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Old 09-13-2013, 11:01 PM
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Drilled drum brakes??

Hey everyone,

Been doing some reading up on brakes, friction material ect. I came across some articles and people drilling drum brakes. From what I see the main advantage is outgassing (probably not a real advantage with modern shoes) And they aid in cleaning, keeping the shoe de-glazed.

I read a GM article where drilled rotors did in fact increase the drag coefficient. I would suspect drums would be the same. Lets hear your thoughts and if you have ever used drilled drum brakes.

Thanks

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Old 09-14-2013, 06:07 AM
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Never used them but have thought about it, they have been venting the rear drums for over 25 yrs i know actually alot longer, they started doing it on the old race cars back in the day, and if it does in fact help with stopping power and cooling with the drum brakes then venting the drums would be a good thing for the rear as is for the drilled rotors. JMO


Cole
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Old 09-14-2013, 08:11 AM
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NHRA Rulebook, General Regulations 3.1, Brakes:

Lightening of backing plates, brake drums, and/or brake shoes by cutting or trimming metal
prohibited. Cooling or lightening holes may not be drilled in cast iron disc brake rotors.

Author's Note: Aftermarket disc brake rotors are not cast iron. OEM rotors are cast iron.
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Old 09-14-2013, 08:30 AM
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I think the "cooling fins"on your drums do a good enough job.
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Old 09-14-2013, 09:27 AM
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air ductiong.

a lot of old race cars had cold air ducting to the brakes.
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Old 09-14-2013, 11:14 AM
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there are some aluminum brake drums available,no idea why you wouldn't just upgrade to disc?
Drum brakes work quite well they just dont cool as fast as disc brakes ,so,,,for road racing disc brakes are better.If you drive an occasional 1/4 mile pass and the car is slow,you have plenty of time to slow down before the last exit
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Old 09-14-2013, 12:19 PM
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Are we talking about drilling the braking surface of the drum or the side of the drum to assist cooling?
A drilled disk brake rotor is on the braking surface, I figure drilling a drum wouldnt be.
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Old 09-14-2013, 12:38 PM
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Sounds like a pretty good deal to me.

Drilled Drums
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Old 09-14-2013, 01:54 PM
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And guys alot of old race cars didn't have dics brakes at all and no cooling fins on the drums.Hell NASCAR has cooling ducts on their current cars,but then again when do you ever expect to head towards a curve at 200 mph for 500 miles??.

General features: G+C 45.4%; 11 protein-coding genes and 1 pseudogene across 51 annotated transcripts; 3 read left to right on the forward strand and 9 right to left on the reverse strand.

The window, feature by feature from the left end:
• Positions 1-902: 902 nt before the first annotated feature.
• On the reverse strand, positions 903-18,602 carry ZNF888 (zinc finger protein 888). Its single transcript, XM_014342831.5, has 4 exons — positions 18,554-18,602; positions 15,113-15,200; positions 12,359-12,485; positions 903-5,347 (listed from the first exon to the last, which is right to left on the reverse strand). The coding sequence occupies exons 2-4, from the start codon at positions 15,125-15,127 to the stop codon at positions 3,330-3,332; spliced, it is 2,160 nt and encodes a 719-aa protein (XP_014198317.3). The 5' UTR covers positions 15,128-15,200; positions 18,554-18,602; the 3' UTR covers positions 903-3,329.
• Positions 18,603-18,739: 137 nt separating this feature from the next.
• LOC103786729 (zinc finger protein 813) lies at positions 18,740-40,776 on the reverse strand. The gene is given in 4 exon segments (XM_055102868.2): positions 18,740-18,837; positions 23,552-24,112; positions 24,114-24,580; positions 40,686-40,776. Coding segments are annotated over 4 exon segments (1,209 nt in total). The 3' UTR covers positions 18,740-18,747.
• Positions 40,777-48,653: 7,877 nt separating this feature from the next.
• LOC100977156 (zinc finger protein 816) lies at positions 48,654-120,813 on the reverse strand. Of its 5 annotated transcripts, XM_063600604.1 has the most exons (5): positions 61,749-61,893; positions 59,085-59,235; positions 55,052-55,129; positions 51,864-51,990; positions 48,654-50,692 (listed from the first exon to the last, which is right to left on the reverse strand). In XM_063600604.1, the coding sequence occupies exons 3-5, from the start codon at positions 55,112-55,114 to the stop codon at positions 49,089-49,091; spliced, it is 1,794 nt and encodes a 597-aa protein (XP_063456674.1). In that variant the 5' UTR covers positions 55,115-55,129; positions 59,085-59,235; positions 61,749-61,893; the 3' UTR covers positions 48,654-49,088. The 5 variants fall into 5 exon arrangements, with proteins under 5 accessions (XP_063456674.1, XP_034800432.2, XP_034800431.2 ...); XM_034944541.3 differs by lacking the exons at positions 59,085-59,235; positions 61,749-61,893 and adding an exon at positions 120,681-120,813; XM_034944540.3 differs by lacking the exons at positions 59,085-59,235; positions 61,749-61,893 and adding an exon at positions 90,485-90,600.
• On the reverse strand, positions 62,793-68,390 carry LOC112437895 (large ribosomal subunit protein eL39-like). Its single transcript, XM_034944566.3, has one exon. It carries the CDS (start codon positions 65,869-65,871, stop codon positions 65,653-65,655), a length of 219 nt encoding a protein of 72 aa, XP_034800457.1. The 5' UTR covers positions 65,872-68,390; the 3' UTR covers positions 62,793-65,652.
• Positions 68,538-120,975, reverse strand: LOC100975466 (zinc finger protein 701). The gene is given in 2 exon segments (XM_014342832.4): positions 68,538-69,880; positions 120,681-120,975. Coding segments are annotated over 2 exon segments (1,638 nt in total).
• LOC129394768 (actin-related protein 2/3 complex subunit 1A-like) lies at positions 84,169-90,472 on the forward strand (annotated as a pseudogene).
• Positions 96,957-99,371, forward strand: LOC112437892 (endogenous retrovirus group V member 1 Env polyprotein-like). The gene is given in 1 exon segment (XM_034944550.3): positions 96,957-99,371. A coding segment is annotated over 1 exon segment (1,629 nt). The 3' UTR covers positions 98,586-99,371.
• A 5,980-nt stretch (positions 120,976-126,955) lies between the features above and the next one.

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Old 09-14-2013, 02:33 PM
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i think you'd be better of cutting grooves across the face of the drum
it would cool the shoes better, they wouldn't last but a pass or 2 but your cooling would be exceptional
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Old 09-14-2013, 06:32 PM
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Quote:
Originally Posted by poncho62 View Post
Are we talking about drilling the braking surface of the drum or the side of the drum to assist cooling?
A drilled disk brake rotor is on the braking surface, I figure drilling a drum wouldnt be.
Yes Poncho, they do it both ways for cooling and i,m sure it started out for that and other reasons. and we are talking about on a street car i am anyway not a track car of any kind.


Cole
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Old 09-14-2013, 06:46 PM
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also,you can use riveted shoes instead of bonded shoes.order(custom) brake material for the shoes. Use wheels that promote fresh air circulation.,,,,
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Old 09-14-2013, 06:47 PM
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I'm talking about drilling the drum braking surface.
WPS:AMC:1963 Rambler American

People who have actually done it say it helps with brake fade and increases brake bite.
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Old 09-14-2013, 08:12 PM
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I would be concerned about causing stress risers at the drill holes. The holes would need to be chamfered on both sides to hopefully prevent this. Even then there's the concern (for me) of warpage caused by the holes. The holes would need to be drilled so as to have them equidistant from each other, then the drum should be rebalanced for best results. I would be concerned about dirt/sand entering the brakes through the holes in the event the vehicle was driven through puddles, etc.

All in all, I think your time and energy would be better spent elsewhere.
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Old 09-15-2013, 04:03 PM
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Quote:
Originally Posted by cobalt327 View Post
All in all, I think your time and energy would be better spent elsewhere.
There's the bottom line.
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